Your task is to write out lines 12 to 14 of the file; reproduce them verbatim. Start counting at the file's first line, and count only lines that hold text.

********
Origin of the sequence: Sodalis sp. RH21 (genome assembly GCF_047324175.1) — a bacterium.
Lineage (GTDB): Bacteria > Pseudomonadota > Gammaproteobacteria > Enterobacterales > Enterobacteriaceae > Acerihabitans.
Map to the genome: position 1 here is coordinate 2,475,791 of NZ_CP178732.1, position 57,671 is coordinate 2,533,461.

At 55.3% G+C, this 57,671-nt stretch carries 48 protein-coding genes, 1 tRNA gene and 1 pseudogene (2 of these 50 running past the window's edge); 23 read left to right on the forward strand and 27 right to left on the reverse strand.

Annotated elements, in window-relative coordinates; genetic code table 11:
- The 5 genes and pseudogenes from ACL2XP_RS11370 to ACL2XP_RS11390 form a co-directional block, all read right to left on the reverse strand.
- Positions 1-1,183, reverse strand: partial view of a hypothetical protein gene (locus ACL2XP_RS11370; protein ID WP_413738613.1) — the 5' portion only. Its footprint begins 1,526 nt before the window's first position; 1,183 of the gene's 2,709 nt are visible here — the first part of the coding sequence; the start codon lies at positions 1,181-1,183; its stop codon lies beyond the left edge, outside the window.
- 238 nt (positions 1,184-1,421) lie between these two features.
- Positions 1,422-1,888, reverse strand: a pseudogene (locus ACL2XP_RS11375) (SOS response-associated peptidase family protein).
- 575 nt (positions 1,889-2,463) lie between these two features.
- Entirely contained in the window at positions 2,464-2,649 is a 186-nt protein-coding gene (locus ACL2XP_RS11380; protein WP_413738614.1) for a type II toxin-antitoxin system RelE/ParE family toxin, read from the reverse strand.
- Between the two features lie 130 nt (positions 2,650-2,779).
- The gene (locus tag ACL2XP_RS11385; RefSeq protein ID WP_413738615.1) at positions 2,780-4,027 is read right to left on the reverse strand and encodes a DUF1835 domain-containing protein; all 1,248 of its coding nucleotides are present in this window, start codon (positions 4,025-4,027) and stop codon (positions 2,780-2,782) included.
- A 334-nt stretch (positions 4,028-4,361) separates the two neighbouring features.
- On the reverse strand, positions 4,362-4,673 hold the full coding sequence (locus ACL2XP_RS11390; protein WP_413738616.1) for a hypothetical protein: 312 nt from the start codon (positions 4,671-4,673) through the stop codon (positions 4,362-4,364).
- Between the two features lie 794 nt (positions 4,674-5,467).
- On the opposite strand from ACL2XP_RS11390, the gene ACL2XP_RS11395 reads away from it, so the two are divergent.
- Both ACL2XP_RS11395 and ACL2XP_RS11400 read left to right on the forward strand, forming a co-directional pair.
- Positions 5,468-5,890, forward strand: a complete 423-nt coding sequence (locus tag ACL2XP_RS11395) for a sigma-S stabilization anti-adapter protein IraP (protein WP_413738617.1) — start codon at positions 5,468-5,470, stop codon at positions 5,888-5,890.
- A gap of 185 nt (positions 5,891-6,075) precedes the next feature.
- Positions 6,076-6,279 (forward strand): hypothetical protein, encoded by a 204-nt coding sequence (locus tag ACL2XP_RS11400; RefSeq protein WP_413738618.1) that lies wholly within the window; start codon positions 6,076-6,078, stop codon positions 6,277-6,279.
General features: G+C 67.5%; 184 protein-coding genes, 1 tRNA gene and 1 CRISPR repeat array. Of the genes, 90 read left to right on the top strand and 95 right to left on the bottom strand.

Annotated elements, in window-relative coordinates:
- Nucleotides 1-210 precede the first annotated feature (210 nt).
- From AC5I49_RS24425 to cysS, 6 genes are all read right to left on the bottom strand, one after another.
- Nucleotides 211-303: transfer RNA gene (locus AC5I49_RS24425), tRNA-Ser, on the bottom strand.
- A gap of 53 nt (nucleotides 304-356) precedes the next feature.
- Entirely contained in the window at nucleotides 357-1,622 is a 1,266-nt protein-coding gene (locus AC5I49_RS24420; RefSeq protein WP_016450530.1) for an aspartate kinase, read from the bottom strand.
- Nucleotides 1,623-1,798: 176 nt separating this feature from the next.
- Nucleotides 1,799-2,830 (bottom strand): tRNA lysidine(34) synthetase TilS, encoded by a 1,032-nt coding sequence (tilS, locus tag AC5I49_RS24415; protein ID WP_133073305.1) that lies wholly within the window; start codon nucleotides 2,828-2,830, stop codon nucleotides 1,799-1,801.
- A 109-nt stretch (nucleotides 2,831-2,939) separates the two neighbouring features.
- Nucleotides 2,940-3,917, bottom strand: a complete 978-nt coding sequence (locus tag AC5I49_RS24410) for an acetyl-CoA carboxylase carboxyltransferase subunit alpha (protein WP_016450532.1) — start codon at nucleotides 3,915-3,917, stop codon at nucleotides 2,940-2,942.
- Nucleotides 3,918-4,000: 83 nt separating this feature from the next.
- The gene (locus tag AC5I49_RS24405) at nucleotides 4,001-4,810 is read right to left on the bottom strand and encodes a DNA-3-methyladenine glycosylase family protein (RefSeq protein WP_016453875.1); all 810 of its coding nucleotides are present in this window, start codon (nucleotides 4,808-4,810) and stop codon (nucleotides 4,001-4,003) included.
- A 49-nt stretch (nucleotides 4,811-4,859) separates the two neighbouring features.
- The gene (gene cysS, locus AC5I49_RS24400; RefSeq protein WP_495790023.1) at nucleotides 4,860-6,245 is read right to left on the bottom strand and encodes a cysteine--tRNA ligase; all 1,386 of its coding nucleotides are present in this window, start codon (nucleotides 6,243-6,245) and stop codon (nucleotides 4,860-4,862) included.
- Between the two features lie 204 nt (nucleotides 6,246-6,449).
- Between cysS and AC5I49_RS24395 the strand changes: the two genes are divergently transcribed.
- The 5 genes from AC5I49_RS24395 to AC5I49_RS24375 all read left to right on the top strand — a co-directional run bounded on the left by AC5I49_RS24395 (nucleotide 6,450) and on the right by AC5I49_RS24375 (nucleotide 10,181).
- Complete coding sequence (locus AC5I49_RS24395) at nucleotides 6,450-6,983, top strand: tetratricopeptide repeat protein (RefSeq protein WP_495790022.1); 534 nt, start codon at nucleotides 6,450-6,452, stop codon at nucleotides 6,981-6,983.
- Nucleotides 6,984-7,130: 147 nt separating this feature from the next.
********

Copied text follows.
- Between the two features lie 130 nt (positions 2,650-2,779).
- The gene (locus tag ACL2XP_RS11385; RefSeq protein ID WP_413738615.1) at positions 2,780-4,027 is read right to left on the reverse strand and encodes a DUF1835 domain-containing protein; all 1,248 of its coding nucleotides are present in this window, start codon (positions 4,025-4,027) and stop codon (positions 2,780-2,782) included.
- A 334-nt stretch (positions 4,028-4,361) separates the two neighbouring features.